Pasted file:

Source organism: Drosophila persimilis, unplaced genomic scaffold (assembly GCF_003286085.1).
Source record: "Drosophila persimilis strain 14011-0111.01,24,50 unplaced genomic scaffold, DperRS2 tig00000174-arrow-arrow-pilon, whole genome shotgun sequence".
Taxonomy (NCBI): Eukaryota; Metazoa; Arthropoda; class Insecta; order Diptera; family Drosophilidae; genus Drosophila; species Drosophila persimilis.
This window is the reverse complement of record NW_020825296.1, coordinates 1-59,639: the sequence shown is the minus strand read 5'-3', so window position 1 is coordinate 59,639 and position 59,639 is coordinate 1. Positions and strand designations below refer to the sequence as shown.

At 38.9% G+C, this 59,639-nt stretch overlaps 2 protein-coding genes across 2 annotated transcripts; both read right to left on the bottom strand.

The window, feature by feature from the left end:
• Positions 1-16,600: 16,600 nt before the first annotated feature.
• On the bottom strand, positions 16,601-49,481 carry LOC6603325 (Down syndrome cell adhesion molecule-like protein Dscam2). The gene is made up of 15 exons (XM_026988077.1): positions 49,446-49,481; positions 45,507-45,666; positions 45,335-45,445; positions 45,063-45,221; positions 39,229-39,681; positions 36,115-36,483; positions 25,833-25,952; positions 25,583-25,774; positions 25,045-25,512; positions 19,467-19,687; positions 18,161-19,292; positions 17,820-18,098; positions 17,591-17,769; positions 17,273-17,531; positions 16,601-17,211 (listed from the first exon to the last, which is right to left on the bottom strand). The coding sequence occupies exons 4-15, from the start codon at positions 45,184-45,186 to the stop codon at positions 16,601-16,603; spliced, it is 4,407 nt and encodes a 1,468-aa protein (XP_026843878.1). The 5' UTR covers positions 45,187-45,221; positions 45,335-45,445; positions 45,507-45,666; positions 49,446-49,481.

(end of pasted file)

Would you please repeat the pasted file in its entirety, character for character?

Source organism: Drosophila persimilis, unplaced genomic scaffold (assembly GCF_003286085.1).
Source record: "Drosophila persimilis strain 14011-0111.01,24,50 unplaced genomic scaffold, DperRS2 tig00000174-arrow-arrow-pilon, whole genome shotgun sequence".
Taxonomy (NCBI): Eukaryota; Metazoa; Arthropoda; class Insecta; order Diptera; family Drosophilidae; genus Drosophila; species Drosophila persimilis.
This window is the reverse complement of record NW_020825296.1, coordinates 1-59,639: the sequence shown is the minus strand read 5'-3', so window position 1 is coordinate 59,639 and position 59,639 is coordinate 1. Positions and strand designations below refer to the sequence as shown.

At 38.9% G+C, this 59,639-nt stretch overlaps 2 protein-coding genes across 2 annotated transcripts; both read right to left on the bottom strand.

The window, feature by feature from the left end:
• Positions 1-16,600: 16,600 nt before the first annotated feature.
• On the bottom strand, positions 16,601-49,481 carry LOC6603325 (Down syndrome cell adhesion molecule-like protein Dscam2). The gene is made up of 15 exons (XM_026988077.1): positions 49,446-49,481; positions 45,507-45,666; positions 45,335-45,445; positions 45,063-45,221; positions 39,229-39,681; positions 36,115-36,483; positions 25,833-25,952; positions 25,583-25,774; positions 25,045-25,512; positions 19,467-19,687; positions 18,161-19,292; positions 17,820-18,098; positions 17,591-17,769; positions 17,273-17,531; positions 16,601-17,211 (listed from the first exon to the last, which is right to left on the bottom strand). The coding sequence occupies exons 4-15, from the start codon at positions 45,184-45,186 to the stop codon at positions 16,601-16,603; spliced, it is 4,407 nt and encodes a 1,468-aa protein (XP_026843878.1). The 5' UTR covers positions 45,187-45,221; positions 45,335-45,445; positions 45,507-45,666; positions 49,446-49,481.